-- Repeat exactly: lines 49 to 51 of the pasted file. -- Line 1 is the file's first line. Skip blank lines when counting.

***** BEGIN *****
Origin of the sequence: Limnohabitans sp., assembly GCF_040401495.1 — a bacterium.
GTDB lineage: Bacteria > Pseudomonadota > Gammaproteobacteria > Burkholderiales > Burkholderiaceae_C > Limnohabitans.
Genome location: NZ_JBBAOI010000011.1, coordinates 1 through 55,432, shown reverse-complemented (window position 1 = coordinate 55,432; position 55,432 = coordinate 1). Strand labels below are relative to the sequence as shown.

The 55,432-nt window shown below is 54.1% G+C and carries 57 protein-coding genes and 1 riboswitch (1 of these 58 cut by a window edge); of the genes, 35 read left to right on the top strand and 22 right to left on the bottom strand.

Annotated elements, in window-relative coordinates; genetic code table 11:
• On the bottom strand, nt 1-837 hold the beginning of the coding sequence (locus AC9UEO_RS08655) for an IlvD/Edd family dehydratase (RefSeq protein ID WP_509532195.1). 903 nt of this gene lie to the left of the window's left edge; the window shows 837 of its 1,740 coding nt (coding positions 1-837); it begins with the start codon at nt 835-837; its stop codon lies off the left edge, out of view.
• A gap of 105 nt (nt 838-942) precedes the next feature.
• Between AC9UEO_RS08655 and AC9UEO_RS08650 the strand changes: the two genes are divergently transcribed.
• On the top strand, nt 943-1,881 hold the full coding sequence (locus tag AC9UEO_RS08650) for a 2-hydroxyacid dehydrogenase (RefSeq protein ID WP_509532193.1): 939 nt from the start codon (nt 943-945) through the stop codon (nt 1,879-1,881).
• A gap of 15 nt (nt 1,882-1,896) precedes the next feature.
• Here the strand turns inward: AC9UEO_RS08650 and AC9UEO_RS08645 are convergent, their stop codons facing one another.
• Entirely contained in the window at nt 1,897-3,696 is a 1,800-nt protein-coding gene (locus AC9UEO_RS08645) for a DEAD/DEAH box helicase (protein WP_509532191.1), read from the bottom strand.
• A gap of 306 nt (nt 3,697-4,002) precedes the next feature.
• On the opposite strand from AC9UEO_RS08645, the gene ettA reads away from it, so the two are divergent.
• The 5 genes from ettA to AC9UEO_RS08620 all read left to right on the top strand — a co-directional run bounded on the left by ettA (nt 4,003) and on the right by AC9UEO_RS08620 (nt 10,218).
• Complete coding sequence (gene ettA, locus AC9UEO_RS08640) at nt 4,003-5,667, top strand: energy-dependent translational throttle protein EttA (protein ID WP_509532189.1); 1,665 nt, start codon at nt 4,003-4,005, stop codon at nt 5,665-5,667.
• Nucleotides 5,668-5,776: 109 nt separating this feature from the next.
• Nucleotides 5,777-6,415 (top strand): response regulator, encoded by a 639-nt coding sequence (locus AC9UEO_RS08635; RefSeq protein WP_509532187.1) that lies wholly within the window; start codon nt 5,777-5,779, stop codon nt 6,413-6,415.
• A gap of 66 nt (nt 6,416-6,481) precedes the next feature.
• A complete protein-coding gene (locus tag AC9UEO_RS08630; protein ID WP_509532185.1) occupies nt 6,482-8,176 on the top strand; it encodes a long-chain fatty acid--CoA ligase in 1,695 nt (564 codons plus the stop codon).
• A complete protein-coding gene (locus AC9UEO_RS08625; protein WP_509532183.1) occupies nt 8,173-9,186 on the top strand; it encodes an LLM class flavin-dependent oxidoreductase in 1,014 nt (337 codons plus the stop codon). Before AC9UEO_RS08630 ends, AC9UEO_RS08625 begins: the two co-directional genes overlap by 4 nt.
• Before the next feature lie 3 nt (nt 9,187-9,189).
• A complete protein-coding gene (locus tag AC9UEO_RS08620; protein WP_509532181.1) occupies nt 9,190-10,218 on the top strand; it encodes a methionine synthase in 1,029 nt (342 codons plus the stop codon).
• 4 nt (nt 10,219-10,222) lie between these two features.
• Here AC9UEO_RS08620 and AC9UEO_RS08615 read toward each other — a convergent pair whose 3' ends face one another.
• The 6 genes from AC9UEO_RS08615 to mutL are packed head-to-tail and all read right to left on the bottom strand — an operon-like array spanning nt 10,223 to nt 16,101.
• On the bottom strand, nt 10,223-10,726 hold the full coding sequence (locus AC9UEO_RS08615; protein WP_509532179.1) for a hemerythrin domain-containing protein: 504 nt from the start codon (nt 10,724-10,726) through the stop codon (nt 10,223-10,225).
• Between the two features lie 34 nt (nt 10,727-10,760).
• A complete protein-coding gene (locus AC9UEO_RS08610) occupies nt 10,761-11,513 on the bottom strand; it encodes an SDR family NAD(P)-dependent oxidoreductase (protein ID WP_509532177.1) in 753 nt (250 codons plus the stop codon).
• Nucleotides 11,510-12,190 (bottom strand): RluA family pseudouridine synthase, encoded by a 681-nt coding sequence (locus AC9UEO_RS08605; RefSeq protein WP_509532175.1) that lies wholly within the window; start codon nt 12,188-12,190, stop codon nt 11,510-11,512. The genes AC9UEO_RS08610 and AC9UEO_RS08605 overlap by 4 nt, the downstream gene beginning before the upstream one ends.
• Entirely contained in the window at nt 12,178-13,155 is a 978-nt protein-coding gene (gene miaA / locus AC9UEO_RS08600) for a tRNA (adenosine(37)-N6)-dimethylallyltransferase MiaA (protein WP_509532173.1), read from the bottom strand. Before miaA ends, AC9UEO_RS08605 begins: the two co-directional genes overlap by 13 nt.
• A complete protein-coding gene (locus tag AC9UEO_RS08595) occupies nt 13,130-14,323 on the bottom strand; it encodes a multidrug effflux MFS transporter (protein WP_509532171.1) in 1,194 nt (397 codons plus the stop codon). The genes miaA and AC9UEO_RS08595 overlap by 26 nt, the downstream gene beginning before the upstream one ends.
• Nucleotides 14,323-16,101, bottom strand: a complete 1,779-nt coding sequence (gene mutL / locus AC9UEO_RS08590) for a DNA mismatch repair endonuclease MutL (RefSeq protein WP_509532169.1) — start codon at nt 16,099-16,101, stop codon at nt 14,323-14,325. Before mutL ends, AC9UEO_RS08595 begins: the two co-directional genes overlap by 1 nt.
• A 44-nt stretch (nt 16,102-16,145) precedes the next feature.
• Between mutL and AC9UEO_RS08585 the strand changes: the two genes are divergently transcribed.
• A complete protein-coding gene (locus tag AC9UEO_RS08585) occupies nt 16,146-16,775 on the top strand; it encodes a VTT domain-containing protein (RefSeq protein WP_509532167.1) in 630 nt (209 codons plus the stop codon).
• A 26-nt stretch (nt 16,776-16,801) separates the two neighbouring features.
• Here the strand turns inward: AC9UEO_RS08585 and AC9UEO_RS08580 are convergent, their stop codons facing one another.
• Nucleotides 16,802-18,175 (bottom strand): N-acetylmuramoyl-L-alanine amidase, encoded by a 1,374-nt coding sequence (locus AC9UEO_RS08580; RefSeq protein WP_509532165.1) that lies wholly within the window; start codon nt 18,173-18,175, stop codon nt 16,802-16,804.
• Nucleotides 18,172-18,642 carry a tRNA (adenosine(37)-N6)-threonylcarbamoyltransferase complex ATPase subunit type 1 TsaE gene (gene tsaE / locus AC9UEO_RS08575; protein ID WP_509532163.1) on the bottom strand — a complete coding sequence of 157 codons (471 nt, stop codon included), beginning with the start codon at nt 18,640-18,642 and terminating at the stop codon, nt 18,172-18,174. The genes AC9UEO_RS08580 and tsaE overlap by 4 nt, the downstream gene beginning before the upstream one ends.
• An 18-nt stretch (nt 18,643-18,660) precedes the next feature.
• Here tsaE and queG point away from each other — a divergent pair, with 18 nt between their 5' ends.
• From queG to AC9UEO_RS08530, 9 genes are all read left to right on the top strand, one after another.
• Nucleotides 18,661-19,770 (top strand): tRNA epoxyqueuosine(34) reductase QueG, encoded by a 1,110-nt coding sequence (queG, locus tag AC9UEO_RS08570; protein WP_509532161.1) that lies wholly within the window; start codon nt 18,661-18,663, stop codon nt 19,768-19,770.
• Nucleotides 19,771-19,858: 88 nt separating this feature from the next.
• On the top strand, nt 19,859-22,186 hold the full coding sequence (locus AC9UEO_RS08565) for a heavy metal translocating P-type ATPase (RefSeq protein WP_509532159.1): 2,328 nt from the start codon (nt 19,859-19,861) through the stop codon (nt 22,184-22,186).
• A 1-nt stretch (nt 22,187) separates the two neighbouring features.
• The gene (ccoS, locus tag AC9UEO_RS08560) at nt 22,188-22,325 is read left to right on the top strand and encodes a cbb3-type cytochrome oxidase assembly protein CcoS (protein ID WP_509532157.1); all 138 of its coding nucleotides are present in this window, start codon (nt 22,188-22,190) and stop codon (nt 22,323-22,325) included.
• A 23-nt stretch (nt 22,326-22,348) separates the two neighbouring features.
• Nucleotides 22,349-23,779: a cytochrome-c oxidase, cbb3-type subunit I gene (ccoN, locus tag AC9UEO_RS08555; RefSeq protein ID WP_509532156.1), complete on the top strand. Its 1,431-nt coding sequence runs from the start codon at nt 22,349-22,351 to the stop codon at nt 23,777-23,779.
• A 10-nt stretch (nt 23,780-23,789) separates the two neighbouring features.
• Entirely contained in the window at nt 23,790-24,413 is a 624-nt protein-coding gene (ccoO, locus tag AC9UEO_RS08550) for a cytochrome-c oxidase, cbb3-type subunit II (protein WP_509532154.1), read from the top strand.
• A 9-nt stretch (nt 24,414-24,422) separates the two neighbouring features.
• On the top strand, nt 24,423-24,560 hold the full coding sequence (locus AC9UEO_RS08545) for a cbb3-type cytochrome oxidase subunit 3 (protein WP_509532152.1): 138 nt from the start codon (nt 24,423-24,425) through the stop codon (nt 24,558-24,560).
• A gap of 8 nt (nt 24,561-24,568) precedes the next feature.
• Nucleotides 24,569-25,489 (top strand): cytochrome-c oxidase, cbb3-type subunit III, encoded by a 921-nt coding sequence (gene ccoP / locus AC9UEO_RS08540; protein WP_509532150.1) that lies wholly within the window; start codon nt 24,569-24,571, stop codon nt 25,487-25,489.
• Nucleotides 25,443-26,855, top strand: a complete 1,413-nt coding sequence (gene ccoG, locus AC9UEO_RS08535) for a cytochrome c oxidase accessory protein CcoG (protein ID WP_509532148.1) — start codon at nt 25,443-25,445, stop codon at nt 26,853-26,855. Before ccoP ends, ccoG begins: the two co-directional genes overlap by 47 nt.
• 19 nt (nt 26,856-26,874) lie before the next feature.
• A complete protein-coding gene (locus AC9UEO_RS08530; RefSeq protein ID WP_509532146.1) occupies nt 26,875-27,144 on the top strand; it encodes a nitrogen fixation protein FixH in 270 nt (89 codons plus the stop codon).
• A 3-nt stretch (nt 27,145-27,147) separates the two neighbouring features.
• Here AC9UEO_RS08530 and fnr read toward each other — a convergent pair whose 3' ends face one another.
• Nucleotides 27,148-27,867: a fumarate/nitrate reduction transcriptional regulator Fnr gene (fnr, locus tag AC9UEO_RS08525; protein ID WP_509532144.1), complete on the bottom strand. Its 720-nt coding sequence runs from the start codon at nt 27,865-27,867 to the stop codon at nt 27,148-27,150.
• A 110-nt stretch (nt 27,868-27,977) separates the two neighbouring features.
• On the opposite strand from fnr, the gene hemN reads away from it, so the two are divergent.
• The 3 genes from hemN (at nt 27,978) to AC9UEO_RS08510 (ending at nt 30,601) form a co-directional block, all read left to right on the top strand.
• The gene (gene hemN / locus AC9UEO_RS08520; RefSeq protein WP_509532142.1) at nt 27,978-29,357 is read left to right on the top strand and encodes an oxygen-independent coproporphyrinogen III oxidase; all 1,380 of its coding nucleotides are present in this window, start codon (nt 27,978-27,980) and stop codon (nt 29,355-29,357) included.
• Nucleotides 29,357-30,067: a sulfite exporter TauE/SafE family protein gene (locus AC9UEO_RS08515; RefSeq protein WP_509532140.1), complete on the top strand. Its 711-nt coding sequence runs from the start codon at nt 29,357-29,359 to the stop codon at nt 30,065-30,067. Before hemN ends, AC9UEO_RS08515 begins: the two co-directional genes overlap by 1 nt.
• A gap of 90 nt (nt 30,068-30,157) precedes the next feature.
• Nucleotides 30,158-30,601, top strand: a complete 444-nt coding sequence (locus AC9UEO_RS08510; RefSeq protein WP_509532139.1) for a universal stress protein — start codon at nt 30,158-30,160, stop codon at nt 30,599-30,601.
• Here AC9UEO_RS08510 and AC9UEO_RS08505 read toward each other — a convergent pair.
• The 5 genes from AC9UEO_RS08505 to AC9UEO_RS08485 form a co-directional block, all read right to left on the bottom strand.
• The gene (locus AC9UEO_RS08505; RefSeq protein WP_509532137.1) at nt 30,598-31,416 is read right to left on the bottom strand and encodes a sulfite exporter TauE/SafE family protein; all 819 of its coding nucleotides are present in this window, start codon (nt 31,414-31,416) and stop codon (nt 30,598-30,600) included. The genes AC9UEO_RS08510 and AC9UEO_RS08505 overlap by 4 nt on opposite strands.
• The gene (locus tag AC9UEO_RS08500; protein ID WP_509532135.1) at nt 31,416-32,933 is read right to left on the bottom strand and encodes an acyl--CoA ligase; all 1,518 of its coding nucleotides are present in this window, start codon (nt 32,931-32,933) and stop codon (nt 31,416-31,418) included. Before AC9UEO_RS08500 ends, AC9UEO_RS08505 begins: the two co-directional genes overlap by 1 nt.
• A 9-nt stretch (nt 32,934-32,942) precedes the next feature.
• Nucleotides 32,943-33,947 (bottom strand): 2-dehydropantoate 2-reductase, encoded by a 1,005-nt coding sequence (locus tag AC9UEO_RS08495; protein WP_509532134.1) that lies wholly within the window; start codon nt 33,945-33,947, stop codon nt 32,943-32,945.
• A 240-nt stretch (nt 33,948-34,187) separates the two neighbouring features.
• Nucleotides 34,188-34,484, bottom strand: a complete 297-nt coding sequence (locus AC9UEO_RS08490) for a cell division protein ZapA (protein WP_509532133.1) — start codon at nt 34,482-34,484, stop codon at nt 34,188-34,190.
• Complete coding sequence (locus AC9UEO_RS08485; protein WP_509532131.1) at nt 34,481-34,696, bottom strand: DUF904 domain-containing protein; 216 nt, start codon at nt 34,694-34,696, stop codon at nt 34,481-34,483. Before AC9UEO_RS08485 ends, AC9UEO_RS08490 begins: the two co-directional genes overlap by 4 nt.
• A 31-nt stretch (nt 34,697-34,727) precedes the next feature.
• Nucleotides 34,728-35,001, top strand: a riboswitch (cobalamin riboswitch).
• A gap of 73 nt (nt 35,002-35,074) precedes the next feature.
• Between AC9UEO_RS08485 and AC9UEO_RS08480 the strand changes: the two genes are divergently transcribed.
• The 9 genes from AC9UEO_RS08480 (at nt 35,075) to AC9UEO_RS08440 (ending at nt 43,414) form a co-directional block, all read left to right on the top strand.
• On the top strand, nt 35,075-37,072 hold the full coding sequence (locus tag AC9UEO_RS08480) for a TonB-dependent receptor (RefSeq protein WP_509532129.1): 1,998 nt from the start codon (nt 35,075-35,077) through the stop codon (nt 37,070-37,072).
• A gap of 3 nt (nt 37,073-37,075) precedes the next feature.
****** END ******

• A 23-nt stretch (nt 22,326-22,348) separates the two neighbouring features.
• Nucleotides 22,349-23,779: a cytochrome-c oxidase, cbb3-type subunit I gene (ccoN, locus tag AC9UEO_RS08555; RefSeq protein ID WP_509532156.1), complete on the top strand. Its 1,431-nt coding sequence runs from the start codon at nt 22,349-22,351 to the stop codon at nt 23,777-23,779.
• A 10-nt stretch (nt 23,780-23,789) separates the two neighbouring features.